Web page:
Microsoft Outlook requires password, but window disappears immediately [solved]


This has been one of the most embarrassing issues in quite some time. Issue was, that my MS Outlook 2016 (connected to an Exchange Online Plan / Microsoft 365) kept asking for a password, but the dialogue window disappeared immediately with no chance of entering a password. In effect, Outlook was not able to connect to the Exchange server, so that no emails could be sent nor received. 

Options that didn’t work

(yet may be helpful in other cases)

When googling for the issue, I ended up with some comprehensive forum posts and lists of potential solutions [1, 2], but nothing of the below worked (even though it may work in other situations):


It turned out that the root cause was different than what I expected. I had previously updated my BIOS, and during the process it also updated the TPM (Trusted Platform Module) settings of my AMD x570 based PC. The TPM is a dedicated chip (or on AMD platforms mostly a virtualized component) which safely stores encryption keys for i.e. Bitlocker and other security applications on a hardware level. It turns out, that updating the BIOS had reset the TPM and deleted all the stored keys which it held. Also Microsoft accounts for both, Windows and Office 365 seem to store some keys there which had been affected in my case.

Windows 10 still had the Exchange account listed with no issues under Settings > Accounts, but in fact -due to a missing TPM key- it was not able to access the account properly (without noticing the user btw). 

Finally, when I tried to delete the Exchange Account from Settings > Accounts > Access Business & School Accounts, it gave me this error message (Error 80090016):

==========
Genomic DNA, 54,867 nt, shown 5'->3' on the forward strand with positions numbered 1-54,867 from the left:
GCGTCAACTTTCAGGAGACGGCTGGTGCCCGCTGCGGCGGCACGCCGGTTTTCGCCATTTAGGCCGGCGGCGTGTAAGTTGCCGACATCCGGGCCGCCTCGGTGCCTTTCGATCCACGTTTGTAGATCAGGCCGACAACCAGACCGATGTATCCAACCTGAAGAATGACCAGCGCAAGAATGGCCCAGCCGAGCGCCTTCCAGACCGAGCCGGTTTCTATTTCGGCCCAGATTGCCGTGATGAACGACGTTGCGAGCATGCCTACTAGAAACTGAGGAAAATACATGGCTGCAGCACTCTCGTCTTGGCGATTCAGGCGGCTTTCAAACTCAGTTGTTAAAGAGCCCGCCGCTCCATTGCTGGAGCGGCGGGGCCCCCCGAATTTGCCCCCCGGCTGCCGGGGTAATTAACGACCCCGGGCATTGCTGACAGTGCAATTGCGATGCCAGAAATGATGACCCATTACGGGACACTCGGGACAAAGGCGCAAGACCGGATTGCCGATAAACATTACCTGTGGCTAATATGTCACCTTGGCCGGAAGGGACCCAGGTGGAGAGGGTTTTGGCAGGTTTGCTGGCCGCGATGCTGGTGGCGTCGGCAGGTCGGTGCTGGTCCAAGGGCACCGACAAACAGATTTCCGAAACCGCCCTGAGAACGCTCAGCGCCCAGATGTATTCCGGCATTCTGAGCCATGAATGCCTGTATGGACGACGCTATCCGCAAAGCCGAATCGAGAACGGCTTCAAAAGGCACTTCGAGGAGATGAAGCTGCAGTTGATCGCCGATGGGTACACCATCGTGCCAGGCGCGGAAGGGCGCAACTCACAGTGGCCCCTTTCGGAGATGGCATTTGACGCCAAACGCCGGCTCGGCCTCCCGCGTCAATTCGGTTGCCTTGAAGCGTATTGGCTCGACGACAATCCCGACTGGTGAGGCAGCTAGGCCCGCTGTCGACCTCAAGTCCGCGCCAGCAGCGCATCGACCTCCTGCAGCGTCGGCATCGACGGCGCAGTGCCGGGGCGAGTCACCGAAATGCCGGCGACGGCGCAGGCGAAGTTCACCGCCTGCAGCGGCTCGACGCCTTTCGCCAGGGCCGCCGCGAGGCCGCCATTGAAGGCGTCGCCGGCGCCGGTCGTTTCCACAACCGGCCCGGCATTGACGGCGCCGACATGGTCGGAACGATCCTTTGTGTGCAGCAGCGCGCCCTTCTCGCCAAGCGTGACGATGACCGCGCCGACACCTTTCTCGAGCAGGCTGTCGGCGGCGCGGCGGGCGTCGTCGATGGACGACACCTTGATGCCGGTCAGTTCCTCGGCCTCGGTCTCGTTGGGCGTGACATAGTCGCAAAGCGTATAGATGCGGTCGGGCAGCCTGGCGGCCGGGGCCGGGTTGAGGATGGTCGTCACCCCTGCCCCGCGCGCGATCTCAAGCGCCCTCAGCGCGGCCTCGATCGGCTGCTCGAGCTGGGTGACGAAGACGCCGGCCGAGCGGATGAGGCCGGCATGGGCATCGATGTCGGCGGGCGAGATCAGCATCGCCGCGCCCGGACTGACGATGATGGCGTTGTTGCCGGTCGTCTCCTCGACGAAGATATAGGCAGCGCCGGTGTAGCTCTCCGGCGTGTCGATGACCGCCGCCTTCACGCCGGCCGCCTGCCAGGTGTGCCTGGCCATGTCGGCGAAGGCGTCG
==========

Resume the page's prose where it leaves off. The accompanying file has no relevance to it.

Please note that you must perform this action in both places, under Accounts > Email and Accounts and under Access Business and School Accounts! Only after removing the Exchange account from the second option will really and finally remove the account from Windows.

After clicking on the button, it finally removed the account, and after logging back into the same account (after rebooting), everything worked again. Having tried all the above things before, I had to reconfigure all my Exchange accounts and Outlook settings, but logging off and on again should spare you all of that, just give it a try. Luckily I had a recent backup which saved me hours of work. 

PS: Having a full Outlook backup in place is a great thing, including all the PST files, but also all configuration settings, signatures etc. The best tool I found for this (using it for 10+ years now) is MObackup. (No I am not affiliated with the creator, nor do I get any incentive or kickback, I am just a very convinced user for years).


ZIP vs. 7z: Using Optimal 7-ZIP Compression Presets

Photo by JJ Ying on Unsplash
Photo by JJ Ying on Unsplash

Recently I have cleaned up my files and folders which had accrued over more than 20 years. (Btw tools like AllDup and FileJuggler have been tremendously helpful). In the process I also compressed some larger folders using the open-source tool 7-ZIP.

That was the point where I asked myself which would be the best 7-ZIP compression settings to compress a typical “work” folder with some data, PDFs, Microsoft Office files, some images. Not that it would be necessary given how affordable storage has become, but nevertheless I wanted to know for lil’ Geek’s peace of mind.So what I did is this: I created a typical “office and work” folder which looks like this:

7-ZIP Benchmark Folder

…and ran it through all 7z and ZIP compression profiles which are available in 7-ZIP.  The result:

7-ZIP Benchmark Results

There are basically 3 tiers of speed vs. compression.

  1. Around 55% compression, there is no option but to use 7z, because ZIP just can’t compress the files that good, not anywhere near. The best preset here is “7z Normal”. You can save a little more space with “7z Maximum” or even “Ultra”, yet that comes with a hefty hit in terms of speed.
  2. Around 30% compression, there is not better preset than “7z Fastest”. Especially if compared to ZIP, you will get ~5 times the speed for exactly the same compression ratio. If you’re after the best compression in this tier, go for “7z Fast”.